OAPs hooked on a cocktail of drugs EXCLUSIVE
THE Queen’s former doctor has called for specialist medics to make routine visits to care homes and GP surgeries to ensure pensioners are not over-prescribed drugs.
Professor Sir Richard Thompson, former president of the Royal College of Physicians, spoke out amid fears that a generation of people over the age of 65 are being overmedicated.
He said pensioners have become increasingly treated with cocktails of drugs, fuelling record hospital admissions due to side effects such as falls.
He spoke as figures show the number of prescriptions for painkillers and antidepressants have almost doubled in a decade with 91 million issued last year.
One in 10 pensioners over the age of 75 is now on at least 10 different drugs, NHS prescribing data shows, with sleeping pills, opiates and statins among the most common medications.
The average care home resident takes seven drugs, with medication for dementia, high blood pressure, heart disease and diabetes among those commonly taken.
Some of the drugs cause side effects such as muscle pains, sleepiness or dizziness while others, such as opiatebased painkillers and sleeping pills, can become addictive or result in major health problems.
Sir Richard’s comments came as new figures from the The Royal Pharmaceutical Society showed residents in nursing homes in England receive twice as many antibiotics as those of the same age living in their own homes, potentially harming their health and contributing to the growing problem of drug-resistant superbugs.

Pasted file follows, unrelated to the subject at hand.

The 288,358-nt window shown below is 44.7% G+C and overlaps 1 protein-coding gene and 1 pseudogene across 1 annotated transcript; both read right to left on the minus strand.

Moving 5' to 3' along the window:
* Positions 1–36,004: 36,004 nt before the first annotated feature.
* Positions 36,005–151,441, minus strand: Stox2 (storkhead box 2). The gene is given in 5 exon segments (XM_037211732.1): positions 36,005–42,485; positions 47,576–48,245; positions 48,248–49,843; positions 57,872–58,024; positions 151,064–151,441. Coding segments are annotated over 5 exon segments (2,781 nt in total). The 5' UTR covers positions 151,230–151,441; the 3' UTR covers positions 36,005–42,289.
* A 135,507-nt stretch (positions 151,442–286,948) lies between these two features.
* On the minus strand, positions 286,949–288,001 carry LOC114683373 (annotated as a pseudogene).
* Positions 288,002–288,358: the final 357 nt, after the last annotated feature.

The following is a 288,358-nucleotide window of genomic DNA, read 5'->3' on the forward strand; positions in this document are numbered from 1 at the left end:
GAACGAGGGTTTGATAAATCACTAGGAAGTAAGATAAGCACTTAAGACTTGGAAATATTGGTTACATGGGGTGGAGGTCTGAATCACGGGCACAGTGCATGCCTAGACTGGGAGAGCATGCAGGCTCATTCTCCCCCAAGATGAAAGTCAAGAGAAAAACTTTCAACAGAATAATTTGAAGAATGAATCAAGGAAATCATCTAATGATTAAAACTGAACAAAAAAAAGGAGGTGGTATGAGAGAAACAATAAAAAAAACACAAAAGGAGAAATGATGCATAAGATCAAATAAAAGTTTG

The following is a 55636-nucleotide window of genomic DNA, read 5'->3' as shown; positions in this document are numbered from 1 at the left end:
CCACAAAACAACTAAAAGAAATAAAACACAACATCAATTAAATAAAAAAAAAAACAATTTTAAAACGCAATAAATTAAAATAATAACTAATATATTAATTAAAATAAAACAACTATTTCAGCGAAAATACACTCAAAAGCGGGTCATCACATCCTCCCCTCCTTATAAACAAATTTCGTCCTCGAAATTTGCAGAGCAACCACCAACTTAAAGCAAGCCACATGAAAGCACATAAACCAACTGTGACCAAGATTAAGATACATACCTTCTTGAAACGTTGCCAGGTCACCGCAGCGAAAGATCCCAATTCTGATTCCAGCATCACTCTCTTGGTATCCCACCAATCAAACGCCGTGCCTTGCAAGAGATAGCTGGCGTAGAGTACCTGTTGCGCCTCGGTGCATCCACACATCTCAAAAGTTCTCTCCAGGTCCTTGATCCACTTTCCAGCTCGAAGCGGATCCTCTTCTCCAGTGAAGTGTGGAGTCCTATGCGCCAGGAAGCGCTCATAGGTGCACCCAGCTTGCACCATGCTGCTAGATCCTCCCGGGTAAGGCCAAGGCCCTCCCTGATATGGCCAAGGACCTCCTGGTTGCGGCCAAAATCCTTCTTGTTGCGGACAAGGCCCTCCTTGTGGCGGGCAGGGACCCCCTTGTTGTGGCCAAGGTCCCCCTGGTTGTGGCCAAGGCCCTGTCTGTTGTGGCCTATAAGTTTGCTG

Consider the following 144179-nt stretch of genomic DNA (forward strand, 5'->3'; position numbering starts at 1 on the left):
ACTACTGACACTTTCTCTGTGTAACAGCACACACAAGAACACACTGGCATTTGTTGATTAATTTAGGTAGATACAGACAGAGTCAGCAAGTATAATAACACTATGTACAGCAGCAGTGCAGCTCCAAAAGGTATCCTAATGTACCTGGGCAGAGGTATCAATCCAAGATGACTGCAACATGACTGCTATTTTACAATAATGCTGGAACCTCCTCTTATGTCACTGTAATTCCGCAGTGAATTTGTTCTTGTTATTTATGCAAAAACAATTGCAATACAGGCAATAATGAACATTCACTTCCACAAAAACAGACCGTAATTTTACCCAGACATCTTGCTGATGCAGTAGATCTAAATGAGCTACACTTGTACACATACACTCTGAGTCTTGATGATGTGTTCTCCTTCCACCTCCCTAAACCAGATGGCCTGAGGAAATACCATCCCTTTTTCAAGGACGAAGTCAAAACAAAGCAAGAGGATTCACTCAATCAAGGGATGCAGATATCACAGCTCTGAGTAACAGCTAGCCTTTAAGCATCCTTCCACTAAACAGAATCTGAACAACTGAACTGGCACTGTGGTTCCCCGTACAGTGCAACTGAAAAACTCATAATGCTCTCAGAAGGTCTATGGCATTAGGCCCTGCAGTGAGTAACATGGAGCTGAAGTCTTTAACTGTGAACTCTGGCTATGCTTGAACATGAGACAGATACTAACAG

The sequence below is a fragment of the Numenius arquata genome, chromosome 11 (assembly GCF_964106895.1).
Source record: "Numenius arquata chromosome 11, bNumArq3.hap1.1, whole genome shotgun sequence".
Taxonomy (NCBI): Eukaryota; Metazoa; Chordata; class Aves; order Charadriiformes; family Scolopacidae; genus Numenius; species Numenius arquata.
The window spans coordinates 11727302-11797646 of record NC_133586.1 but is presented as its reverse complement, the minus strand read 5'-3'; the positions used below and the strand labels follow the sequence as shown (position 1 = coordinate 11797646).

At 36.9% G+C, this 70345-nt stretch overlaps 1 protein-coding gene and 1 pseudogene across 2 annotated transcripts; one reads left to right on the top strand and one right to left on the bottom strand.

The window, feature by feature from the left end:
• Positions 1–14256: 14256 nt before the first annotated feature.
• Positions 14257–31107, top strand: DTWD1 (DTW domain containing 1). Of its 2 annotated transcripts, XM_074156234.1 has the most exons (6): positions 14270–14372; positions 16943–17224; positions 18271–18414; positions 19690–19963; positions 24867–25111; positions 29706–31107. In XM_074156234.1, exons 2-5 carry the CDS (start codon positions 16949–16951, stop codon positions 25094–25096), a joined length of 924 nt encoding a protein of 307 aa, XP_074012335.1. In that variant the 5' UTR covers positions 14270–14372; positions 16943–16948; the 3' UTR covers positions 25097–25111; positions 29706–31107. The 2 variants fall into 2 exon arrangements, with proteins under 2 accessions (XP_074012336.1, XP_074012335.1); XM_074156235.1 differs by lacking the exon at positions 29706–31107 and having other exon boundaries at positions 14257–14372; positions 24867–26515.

Sir Richard said: “Many of the treatments given out are expensive and often side effects are not outweighed by the potential benefits. In many cases people are being kept heavily sedated whilst suffering unnecessary side effects.
“These medicines are not only potentially doing harm but also can we afford them?”
He added: “This is an urgent problem. Hospital-based specialists in elderly care should be working in care homes and going to GP surgeries, visiting every month or two to review patient drug regimens and educate staff.”
Last March Simon Stevens, the head of the NHS, ordered the deployment of pharmacists to carry out checks on every care home in the country to review routine medication prescriptions.
Mr Stevens said: “Let’s face it, the policy of ‘a pill for every ill’ is often causing frail older people more health problems than it’s solving.”
Sir Richard said: “Pharmacists have an important part to play but they are not doctors with a specialism in this area so they cannot make clinical decisions, nor lay out care plans.”
Figures from NHS Digital show the number of prescriptions issued for antidepressants continues to rise, with a doubling from 33.8 million in 2007 to 67.5 million prescriptions last year
Meanwhile, the number of prescriptions for opiate-based painkillers rose by 78 per cent from 13.4 million to 23.8 million prescriptions over the same period.
Sandra Gidley, chairwoman of the Royal Pharmaceutical Society England, said the prevalence of antibiotics in nursing homes was a concern.
She said: “Far too many nursing home residents are getting antibiotics they don’t need. “Inappropriate use of antibiotics is fuelling the rise of antibiotic resistance. We need to prevent unnecessary harm to our frail elderly population.”
CALL FOR ACTION: Sir Richard Thompson